Ken Feinberg gave the keynote address. His remarks focused on his work with the 9/11 Fund as well as the Gulf Coast Claims Facility. Feinberg noted five options to adjudicating mass torts: (1) Rule 23 class actions, (2), MDLs, (3) regional consolidation, (4) bankruptcy by the defendant, and (5) individual litigation of each case. Feinberg expressed skepticism that Rule 23 permitted aggregation of mass torts. While acknowledging that MDLs worked for mass torts, he pointed out that MDLs only capture federal cases. The downside to regional consolidation, according to Feinberg, was that it did not provide truly mass resolution. Finally, he asserted that bankruptcy was a "draconian way" to achieve mass resolution. He argued that the 9/11 Fund and the Gulf Coast Claims Facility were both sui generis and challenged the audience (and other speakers) to address three questions: (1) Are the federal courts receptive to mass tort litigation? (2) What legal challenges to do mass torts confront in the federal courts? and (3) What is the alternative to adjudicating mass torts in the federal courts? Audience questions raised the delegation issue inherent in the fund approach: is it a good idea to delegate all of that authority to one person to resolve mass tort claims including the amount of payment?
The Honorable Marina Corodemus (ret). shared "A View from the Bench" based on her perspective as New Jersey's sole mass torts judge for over ten years. Judge Corodemus discussed her experiences in trying to coordinate mass tort cases with federal judges handling MDLs as well as other state court judges. She concluded by identifying two problems for the future: (1) the increasing number of mass tort claims and (2) the shrinking budgets of the state court system.
In tomorrow's post, I will describe the three panel presentations.
January 23, 2012
Pfizer Seeks Zoloft Birth Defect MDL
The Legal Intelligencer reports that Pfizer has asked the U.S. Judicial Panel on Multi District Litigation to consolidate over 50 cases filed in PA, NY, IL, MS, MO and OH. The cases involve Zoloft, which the plaintiffs allege caused birth defects in the patient's children. Pfizer has requested the Southern District of New York for the MDL forum. The full story is behind a registration block.
November 21, 2011
"Kill the class action; kill the tort"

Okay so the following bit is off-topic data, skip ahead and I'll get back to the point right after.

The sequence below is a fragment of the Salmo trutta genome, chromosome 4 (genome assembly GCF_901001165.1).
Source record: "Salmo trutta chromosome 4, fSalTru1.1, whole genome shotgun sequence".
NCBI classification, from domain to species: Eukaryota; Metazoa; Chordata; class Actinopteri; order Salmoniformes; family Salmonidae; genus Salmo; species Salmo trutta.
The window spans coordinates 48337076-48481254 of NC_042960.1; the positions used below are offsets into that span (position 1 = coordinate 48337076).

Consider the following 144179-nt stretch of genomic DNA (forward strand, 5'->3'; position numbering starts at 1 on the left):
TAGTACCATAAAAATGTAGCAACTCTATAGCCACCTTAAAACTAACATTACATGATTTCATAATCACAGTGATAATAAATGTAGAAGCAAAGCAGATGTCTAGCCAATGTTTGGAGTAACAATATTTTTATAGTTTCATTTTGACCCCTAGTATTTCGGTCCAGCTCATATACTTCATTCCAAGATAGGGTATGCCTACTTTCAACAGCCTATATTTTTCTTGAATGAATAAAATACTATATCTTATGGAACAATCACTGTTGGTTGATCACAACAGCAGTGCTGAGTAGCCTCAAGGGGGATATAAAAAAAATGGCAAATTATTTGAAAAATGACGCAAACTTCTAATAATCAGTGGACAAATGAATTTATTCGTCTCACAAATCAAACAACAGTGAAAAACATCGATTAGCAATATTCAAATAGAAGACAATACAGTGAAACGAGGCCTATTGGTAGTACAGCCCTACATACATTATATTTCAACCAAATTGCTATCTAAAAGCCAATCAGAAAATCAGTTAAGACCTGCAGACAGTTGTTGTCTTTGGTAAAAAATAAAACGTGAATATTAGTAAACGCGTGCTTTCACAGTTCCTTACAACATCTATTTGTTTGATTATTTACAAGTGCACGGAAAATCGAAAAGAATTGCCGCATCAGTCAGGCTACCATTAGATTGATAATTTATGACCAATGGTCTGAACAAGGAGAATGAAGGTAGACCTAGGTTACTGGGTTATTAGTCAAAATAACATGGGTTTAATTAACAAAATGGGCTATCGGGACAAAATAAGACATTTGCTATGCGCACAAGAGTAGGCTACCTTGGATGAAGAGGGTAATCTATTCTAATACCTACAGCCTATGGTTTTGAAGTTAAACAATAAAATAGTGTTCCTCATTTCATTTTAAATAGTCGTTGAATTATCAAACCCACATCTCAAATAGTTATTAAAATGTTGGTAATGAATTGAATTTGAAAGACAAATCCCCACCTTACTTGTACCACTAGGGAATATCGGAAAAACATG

From the good people at Drug & Device Law comes word of a federal district court opinion finding that each "plaintiff's individual medical condition/history is relevant" to a medical monitoring claim under Pennsylvania law. As D&D points out, this holding creates an individual issue, which should defeat class certification of a medical monitoring claim.
November 01, 2011
WSJ Profile of Ted Frank
October 10, 2011
Informal Aggregate Settlements
The blogosphere is talking about a recent decision by the United States Court of Appeals for the Second Circuit: Johnson v. Nextel Communications, Inc. (pdf). In Johnson, the Second Circuit allowed clients to sue their own attorney - and even the defendant - for breach of fiduciary duty in entering a settlement agreement. Never certified as a class action, the plaintiff's counsel had reached an aggregate settlement agreement with Nextel for various discrimination claims
As Adam Zimmerman wrote on ADR Prof:
The settlement agreement in Johnson created a dispute resolution process for a large group of clients, represented by the same law firm, who commenced similar employment discrimination claims against Nextel. Among other things, the agreement included tight time frames for claimants to participate and resolve their claims; the agreement even reduced plaintiff counsels’ fee awards, on a sliding scale, when they failed to persuade clients to meet those deadlines or participate in the settlement. By entering into the deal, according to the Second Circuit, the plaintiffs’ former lawyers “violated [their fiduciary] duty to advise and represent each client individually, giving due consideration to differing claims, differing strengths of those claims, and differing interests in one or more proper tribunals in which to assert those claims.” . . . [T]he plaintiffs’ law firm also agreed to take on a multi-million dollar consulting agreement with defendants after all the individual claims finally settled
September 03, 2011
Class Actions in Mexico
WSJ Law Blog recently posted on Mexico's adoption of class actions. The new Mexican law includes a loser-pays provision. The details are here.
Thanks to Mark Behrens for the tip.
August 01, 2011
Yaz MDL Case Management Order
Mass Tort Defense notes that the New Jersey state court has issued its case management order for the first bell wether trials in the Yaz MDL.